How do I enable multi-threaded LZMA2 using 7-zip 9.20 on the command line? I know this is normally done with the -t option like so: "-tzip" .

How do I do this with LZMA2? I tried -tlzma and -tlzma2 and neither one works. I also tried not passing -t at all, and it just runs single threaded with "lzma" mode.

Here is the command I currently have, but it is slow, and single threaded:

"C:\Program Files\7-Zip\7z.exe" a -r -tzip -y XMLBackup.zip *.xml

Try -m0=lzma2

"C:\Program Files\7-Zip\7z.exe" a -m0=lzma2 -r -y XMLBackup.zip *.xml

more info

  • 5
    This combined with -mmt=x did the trick for me. It seems that if lzma2 is not specified that it uses the older lzma compression and therefore can't use multiple threads. If you specify both options, it will be able to use multithreading. – Kibbee Oct 25 '12 at 15:24

The help file says it's mt=number_of_threads

I know this is specifically about the command line, but one thing I can say about when using the GUI, as soon as you switch to LMZA2 you got all the options. And it DOES speed up compression a great deal, utilizing the full 100% of your CPU's power rather than the usual 25%.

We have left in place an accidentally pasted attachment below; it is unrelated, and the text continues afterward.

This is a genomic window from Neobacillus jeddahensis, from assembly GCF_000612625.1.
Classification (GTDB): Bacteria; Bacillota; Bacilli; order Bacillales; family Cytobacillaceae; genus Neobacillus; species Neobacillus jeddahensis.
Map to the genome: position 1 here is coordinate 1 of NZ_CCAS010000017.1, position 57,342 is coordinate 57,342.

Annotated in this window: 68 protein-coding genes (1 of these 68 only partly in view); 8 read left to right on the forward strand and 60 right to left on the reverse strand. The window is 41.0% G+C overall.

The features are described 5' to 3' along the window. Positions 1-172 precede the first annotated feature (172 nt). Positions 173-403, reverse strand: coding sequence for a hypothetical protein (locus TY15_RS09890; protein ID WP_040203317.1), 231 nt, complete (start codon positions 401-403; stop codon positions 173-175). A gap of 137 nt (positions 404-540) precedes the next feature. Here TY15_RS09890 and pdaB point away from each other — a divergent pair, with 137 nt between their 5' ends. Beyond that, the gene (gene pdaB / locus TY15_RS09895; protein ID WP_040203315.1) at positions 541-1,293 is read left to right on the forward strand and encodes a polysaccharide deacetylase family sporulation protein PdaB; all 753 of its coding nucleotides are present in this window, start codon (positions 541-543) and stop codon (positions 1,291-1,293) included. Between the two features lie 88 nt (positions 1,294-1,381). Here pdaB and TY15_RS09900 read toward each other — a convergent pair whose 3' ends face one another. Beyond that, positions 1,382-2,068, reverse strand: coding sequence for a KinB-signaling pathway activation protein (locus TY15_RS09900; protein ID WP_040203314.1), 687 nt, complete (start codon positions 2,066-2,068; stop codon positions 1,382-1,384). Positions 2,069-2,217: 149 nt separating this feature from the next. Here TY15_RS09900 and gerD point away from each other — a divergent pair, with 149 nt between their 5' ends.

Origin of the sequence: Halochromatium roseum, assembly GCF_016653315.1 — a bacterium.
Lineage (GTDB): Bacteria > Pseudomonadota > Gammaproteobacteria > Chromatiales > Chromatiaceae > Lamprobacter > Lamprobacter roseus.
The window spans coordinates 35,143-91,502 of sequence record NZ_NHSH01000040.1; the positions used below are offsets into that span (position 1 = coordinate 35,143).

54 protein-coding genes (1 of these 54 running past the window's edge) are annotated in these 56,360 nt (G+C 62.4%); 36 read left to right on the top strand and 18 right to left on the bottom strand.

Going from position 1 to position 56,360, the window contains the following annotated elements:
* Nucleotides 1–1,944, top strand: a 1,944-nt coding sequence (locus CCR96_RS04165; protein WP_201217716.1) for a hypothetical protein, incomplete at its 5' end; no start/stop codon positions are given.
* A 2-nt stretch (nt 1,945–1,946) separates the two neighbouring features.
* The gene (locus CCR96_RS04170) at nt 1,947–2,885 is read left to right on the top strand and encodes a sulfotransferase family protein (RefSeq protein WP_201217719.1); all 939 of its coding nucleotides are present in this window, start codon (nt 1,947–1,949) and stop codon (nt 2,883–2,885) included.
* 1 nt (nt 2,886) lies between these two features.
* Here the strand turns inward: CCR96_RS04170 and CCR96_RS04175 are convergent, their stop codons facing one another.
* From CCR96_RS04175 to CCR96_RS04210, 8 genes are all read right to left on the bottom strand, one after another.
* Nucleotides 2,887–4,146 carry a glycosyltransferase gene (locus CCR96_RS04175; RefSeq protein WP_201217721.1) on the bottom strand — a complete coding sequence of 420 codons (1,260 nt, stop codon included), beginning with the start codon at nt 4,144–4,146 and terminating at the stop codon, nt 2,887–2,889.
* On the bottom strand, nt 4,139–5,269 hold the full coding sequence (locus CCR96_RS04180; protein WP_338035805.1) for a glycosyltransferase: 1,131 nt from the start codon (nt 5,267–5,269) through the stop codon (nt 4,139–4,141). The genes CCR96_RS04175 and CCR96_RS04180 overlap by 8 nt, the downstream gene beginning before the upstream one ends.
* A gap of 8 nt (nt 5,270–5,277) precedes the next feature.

7z a -txz -mx=9 -mmt=on out.tar.xz in.tar

-txz uses XZ (LZMA2)

-mx=9 sets the compression level (1 fastest / 9 best compression)

-mmt=on LZMA2 only supports up to 2 threads (either -mmt=on or -mmt=off) but multithreading is on by default


  • 1
    Somehow that statement about up to two threads doesn't really seem to concern 7z or it's outdated information. At least in my case 7z was topping as many CPU cores as I told it to use threads when the machine was otherwise idle. – 0xC0000022L Aug 21 '20 at 12:50

The multithreading mode is given in a -m flag, and it's apparently only implemented for zip, 7z, bzip2 and xz. More specifically, -mmt=<<# of threads>>. However, according to the documentation, it is enabled by default. See the CHM manual included with 7-zip for more information.

  • I tried it and didn't notice any apparent speed increase. I am not entirely convinced it works. – djangofan Apr 4 '12 at 20:30
  • How many physical cores is windows seeing in your computer? You can tell whether multithreading is being used by CPU usage; it's possible that you're already seeing the best speed and turning multithreading off just makes it even slower. – Jessidhia Apr 4 '12 at 23:12
  • I already thought of that. I opened 7-zip (version 9.20) and I looked at what it "detected" as the number of cores. That is the number I used. – djangofan Apr 6 '12 at 2:25

I tried a simple 7z command without multithrading options on a windows 2012 server with 2 cpu and both cpu are working hard to compress my big file, so I think multithreading is active by default.

  • This was posted as an answer, but it does not attempt to answer the question. It should possibly be an edit, a comment, another question, or deleted altogether. Given the answers on this question, this is more of a comment. – Cand3r Jul 26 '16 at 14:29

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